The National Park of American Samoa is a national park in the U.S. territory of American Samoa, spread across three islands: Ofu, Tutuila, and Ta‘ū. The park protects and preserves coral reefs, fruit bats, tropical rainforests, and the vibrant Samoan culture.
While venturing into the South Pacific’s heart, you will enter a world of sounds, sights, and adventures that you will find in no other American park. This park is probably the most remote national park and coupled with the welcoming nature of the people of American Samoa; this experience is unmissable.
Since the park is comparatively new and remotely placed, you will not find the general government facilities on the mainland. Instead, with a bit of traveler’s vibe, you can observe tropical forest plants and wildlife, discover secluded villages, snorkel coral reefs, and explore the sea vistas and beautiful island.
Enjoy this unusual national park and the welcoming people of American Samoa. Today, we will explore three of my favorite hikes in Samoa’s National Park.
Hiking in National Park of American Samoa
Built in 1988, Samoa’s sole national park protects enormous swathes of marine environments and pristine landscapes on the Manu’a and Tutuila islands. The 1000-hectare Tutuila section crosses the north coast between the villages of Afono and Fagasa. Trails within park boundaries are often very well managed. Be sure to carry strong mosquito repellant.
Samoa’s official National Park Visitor Information Center in Pago Pago is a valuable source of maps and information.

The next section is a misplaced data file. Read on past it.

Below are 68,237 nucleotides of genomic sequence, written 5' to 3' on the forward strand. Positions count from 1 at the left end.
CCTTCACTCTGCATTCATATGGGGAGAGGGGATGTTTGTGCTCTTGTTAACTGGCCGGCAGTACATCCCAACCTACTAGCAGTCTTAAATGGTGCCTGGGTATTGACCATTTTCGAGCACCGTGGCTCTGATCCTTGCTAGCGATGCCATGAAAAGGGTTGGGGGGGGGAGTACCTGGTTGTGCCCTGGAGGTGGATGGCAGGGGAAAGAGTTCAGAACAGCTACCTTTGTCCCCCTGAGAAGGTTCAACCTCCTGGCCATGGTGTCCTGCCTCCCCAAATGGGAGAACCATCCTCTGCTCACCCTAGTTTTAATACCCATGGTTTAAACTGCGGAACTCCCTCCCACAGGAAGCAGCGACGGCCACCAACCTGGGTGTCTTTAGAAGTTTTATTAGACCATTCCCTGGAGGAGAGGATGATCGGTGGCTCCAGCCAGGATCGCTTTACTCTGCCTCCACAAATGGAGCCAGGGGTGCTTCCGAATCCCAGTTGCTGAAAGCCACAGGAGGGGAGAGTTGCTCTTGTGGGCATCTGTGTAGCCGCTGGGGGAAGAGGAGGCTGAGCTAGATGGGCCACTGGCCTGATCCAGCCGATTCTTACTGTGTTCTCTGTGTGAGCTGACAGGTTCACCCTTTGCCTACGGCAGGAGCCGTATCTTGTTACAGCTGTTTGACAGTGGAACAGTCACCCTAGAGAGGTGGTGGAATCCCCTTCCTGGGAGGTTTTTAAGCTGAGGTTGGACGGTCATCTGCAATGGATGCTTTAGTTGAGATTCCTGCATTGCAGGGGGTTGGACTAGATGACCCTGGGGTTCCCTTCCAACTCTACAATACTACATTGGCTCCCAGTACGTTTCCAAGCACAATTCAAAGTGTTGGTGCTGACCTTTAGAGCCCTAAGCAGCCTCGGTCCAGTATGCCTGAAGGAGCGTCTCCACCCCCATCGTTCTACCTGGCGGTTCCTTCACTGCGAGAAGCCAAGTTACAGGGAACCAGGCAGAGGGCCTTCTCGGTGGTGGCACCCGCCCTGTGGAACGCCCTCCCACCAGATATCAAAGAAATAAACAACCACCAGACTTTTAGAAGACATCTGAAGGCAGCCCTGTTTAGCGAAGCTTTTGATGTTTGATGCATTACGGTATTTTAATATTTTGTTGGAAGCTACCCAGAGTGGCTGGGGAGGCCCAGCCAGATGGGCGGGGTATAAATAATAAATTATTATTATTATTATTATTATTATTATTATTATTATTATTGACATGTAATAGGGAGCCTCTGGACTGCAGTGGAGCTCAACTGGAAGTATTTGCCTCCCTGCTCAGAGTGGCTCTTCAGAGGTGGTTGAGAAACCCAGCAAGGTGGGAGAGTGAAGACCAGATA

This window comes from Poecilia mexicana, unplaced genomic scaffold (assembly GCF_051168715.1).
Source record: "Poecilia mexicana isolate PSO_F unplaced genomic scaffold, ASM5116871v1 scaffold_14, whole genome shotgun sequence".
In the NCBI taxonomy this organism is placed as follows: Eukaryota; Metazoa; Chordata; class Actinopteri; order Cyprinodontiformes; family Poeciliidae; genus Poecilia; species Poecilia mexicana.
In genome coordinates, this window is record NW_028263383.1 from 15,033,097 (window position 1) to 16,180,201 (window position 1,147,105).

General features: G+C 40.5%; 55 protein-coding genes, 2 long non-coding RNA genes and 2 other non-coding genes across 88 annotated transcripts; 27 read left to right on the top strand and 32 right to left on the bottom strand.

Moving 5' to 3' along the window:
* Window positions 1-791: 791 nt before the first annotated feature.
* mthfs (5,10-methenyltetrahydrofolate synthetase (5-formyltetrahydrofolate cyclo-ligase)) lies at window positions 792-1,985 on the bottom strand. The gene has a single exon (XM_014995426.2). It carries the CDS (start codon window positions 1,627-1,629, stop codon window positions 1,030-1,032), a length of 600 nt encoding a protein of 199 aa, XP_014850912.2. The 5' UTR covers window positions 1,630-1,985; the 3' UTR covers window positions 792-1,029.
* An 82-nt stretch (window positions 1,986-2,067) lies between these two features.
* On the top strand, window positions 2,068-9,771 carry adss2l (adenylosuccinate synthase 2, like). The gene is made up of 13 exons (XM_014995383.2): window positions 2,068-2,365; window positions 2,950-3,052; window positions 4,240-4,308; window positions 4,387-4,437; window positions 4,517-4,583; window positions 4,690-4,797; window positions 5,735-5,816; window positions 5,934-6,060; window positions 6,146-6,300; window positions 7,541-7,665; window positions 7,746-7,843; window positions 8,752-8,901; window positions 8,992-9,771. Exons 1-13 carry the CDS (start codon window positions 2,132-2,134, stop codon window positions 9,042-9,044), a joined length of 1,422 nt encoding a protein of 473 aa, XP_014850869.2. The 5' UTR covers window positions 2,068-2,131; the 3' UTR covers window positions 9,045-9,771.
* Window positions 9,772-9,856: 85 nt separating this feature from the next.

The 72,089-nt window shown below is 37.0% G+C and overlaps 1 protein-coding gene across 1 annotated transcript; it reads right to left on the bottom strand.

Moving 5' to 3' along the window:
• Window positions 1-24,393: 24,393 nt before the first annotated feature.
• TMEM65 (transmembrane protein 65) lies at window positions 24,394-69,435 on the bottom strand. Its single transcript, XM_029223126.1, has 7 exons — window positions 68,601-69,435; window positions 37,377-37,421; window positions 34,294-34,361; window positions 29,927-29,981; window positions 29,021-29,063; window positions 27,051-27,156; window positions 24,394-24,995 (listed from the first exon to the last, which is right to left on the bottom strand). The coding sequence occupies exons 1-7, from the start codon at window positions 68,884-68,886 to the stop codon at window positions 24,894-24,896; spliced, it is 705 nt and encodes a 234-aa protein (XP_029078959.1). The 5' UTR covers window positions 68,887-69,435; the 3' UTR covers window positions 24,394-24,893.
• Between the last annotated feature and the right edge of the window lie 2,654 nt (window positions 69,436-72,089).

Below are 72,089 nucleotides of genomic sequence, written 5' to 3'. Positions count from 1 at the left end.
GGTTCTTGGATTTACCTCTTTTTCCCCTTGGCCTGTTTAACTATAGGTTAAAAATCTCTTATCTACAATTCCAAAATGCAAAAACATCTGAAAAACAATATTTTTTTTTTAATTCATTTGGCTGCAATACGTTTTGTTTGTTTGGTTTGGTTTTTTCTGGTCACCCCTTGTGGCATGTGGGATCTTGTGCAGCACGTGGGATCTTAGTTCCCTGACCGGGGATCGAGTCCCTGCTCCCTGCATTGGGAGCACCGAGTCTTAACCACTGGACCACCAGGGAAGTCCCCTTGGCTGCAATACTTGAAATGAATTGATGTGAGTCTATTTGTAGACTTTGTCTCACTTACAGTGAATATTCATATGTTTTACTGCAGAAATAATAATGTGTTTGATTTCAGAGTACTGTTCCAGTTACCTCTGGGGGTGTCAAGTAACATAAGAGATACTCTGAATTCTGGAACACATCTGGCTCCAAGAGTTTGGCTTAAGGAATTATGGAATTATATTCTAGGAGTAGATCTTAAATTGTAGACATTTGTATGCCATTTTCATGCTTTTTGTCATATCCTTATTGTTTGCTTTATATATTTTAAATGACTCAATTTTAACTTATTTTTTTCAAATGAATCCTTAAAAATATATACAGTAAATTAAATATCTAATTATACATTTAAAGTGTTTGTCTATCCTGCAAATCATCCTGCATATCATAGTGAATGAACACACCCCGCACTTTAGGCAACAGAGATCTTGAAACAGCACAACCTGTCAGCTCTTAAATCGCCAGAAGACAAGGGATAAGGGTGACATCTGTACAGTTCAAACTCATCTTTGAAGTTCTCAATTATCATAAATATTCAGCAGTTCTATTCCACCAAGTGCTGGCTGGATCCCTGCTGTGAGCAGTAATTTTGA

There are hikes scores within the park to pick: brochures available online and at the information center list them all. In order of difficulty (easy to difficult), here are three of our favorite hikes:
Pola Island Trail
Vatia is a tranquil village situated on an attractive, coral-fringed bay. Guarding the bay’s mouth, tiny Pola Island has sharp, sheer, 120m-high cliffs filled with seabirds. For a close-up of soaring birds and rocks, head through the park and village at the school, then walk 300m to reach the magnificently isolated beach at the cliffs’ base.
From Aua, a road switchbacks steeply up over Rainmaker Pass and down to Vatia and Afono. Between these two villages lies the lovely, withdrawn Amalau Valley, home to many woodland bird species, and two extremely rare flying fox species. Stop at the lookout point just past the western side of Amalau Bay for some gorgeous views.
Hiking the tracks leading up Mt Alava (491m) and then down to the coast is a beautiful way to encounter with the park’s mountain and lowland rainforests, flourishing birdlife, and the silence that pervades it. On Mt Alava, a safe stairway leads up to a Television transmission tower and the rusted remains of a cable-car terminal that once ran 1.8km over Solo Hill and Pago Harbor. The 5.5km ridge trail (1½ to two hours one way) begins from Fagasa Pass. Behind the rest fale at the end of this section, a very steep path (including ladders in places) leads 2km down to Vatia; allow an extra two hours for the descent.